Kim Navarre / Wikipedia

Spudnuts, at one time, was a chain that served donuts made with potato flour. Brothers Al and Bob Pelton created the dry potato mix used in their donuts and launched their business in 1940. Eventually, they would go on to franchise their store concept. By 1948, there were over 200 Spudnut Shops across the U.S. After several sales and ownership changes, the parent company closed in 1979, leaving franchisees to fend for themselves. It is unclear if – or how many – Spudnut stores are still out there.

8. Hit Food of the Century

Although still a popular treat, donuts had a heyday in the 1930s. At the 1933 Chicago World Fair, donuts earned notoriety as the “hit food of the century of progress.” They were considered the perfect blend of fresh ingredients and an automated process.

9. The Donut Dunk

donut dunk scene in the movie it happened one night
Columbia Pictures

Some people are dunkers; some are not. But when did the dunk of the donut become a common thing? Rumor has it that Clark Gable made it famous in 1934 with his infamous donut dunking in It Happened One Night.

Others believe an actress named Mae Murray was the original dunker when she dropped a donut into her coffee.

10. A Healthier Breakfast Option?

You might think that the breakfast choice you are making is a good one! But in some cases, even a jelly donut may be a better option. Let’s take a Dunkin’ jelly donut, which averages about 270 calories per donut.

Meanwhile, a Dunkin’ plain bagel comes in at 310 calories, and their croissant has 340. These are without adding butter or cream cheese! So, go ahead and eat that jelly donut and feel guilt-free doing it.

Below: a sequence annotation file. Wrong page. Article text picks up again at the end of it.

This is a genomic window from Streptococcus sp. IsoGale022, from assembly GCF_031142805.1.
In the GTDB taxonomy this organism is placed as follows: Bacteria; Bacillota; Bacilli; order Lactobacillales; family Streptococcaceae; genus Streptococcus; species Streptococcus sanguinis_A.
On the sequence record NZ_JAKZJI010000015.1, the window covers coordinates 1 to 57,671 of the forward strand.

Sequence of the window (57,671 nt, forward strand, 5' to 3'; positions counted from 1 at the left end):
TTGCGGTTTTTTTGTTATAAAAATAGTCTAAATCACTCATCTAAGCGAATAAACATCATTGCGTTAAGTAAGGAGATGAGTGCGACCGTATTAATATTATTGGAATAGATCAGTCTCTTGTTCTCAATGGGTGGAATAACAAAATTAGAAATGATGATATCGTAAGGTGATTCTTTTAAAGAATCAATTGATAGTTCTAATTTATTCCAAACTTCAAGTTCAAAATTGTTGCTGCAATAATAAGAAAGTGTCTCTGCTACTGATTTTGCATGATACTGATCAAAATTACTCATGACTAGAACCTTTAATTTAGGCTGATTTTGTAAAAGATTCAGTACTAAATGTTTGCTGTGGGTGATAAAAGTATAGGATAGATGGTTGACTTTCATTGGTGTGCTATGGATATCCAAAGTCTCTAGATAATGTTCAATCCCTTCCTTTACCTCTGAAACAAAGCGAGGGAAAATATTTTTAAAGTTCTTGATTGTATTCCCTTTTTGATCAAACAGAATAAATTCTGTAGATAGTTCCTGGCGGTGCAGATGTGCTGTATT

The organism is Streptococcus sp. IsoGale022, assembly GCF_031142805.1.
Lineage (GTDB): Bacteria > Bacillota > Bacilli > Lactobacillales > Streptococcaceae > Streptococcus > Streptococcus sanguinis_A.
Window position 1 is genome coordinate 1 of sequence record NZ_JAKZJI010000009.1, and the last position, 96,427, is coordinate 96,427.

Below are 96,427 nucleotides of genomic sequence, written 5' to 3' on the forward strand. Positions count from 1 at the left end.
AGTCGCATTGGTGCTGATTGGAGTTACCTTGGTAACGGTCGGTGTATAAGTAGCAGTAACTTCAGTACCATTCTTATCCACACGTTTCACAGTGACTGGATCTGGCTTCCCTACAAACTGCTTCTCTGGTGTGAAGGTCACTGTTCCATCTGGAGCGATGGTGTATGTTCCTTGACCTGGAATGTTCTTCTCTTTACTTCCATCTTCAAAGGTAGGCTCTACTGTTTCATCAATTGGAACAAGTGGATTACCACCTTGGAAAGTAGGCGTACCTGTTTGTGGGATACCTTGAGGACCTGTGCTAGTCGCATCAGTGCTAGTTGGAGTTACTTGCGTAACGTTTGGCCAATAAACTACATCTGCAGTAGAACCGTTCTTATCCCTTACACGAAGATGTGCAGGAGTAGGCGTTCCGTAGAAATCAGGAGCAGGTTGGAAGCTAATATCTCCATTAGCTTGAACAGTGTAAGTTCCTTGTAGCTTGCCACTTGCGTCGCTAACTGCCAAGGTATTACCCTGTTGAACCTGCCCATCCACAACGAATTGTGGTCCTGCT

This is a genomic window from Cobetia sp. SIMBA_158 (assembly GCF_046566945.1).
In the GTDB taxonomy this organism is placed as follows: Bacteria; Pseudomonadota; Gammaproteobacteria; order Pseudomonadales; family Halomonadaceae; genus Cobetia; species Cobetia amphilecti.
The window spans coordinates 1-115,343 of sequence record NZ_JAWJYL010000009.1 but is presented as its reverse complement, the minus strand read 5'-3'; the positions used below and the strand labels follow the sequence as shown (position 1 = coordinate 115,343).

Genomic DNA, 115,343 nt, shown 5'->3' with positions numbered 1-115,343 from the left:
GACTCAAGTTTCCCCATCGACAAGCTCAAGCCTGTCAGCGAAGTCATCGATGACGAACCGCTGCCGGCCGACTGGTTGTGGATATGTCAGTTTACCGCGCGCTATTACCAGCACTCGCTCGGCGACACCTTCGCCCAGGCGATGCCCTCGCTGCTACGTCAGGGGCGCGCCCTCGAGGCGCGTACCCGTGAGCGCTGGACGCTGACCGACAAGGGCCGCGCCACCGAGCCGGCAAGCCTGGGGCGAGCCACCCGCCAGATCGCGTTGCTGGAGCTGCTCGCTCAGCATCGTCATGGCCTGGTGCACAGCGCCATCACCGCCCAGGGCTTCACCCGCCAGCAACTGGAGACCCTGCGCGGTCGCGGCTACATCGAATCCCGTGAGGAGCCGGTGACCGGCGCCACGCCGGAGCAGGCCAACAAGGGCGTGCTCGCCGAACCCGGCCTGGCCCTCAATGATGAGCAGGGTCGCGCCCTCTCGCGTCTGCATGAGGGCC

11. A Day To Celebrate (Or Is It)

Started in 1938, National Donut Day is held on the first Friday of June. Many do not know that the day was originally created as a fundraiser for the Salvation Army in Chicago.

They wanted to help people in need during the Great Depression and honor the ” Donut Lassies” that served donuts to soldiers in World War I. In some cities, National Donut Day is still a fundraiser. But for most of us, it is a day to grab a free donut.

12. Donut Tours Are A Thing

bacon maple doughnut bars from voodoo doughnuts
Credit: Voodoo Doughnut

Donuts have become so popular that someone built a business around donut tours. Underground Donut Tour has been taking donut fans to the best locations in cities nationwide for ten years. Explore new shops in different cities, taste the goods, and make new donut-loving friends.

They even run a contest for the greatest donut in America where people can share their favorite donuts.

13. Taking The “Hole” Credit

Captain Gregory, a ship captain in the mid-19th century, claimed the credit for creating the holes in a donut. His mom would make a deep-fried dough treat with nutmeg, cinnamon, and lemon rind for the ship’s crew. She hoped that it would ward off diseases like scurvy. 

There are several reasons historians believe Captain Gregory added that hole, from needing a place to store the donut while navigating the seas to making it easier to digest. Sadly, we will never really know the real story.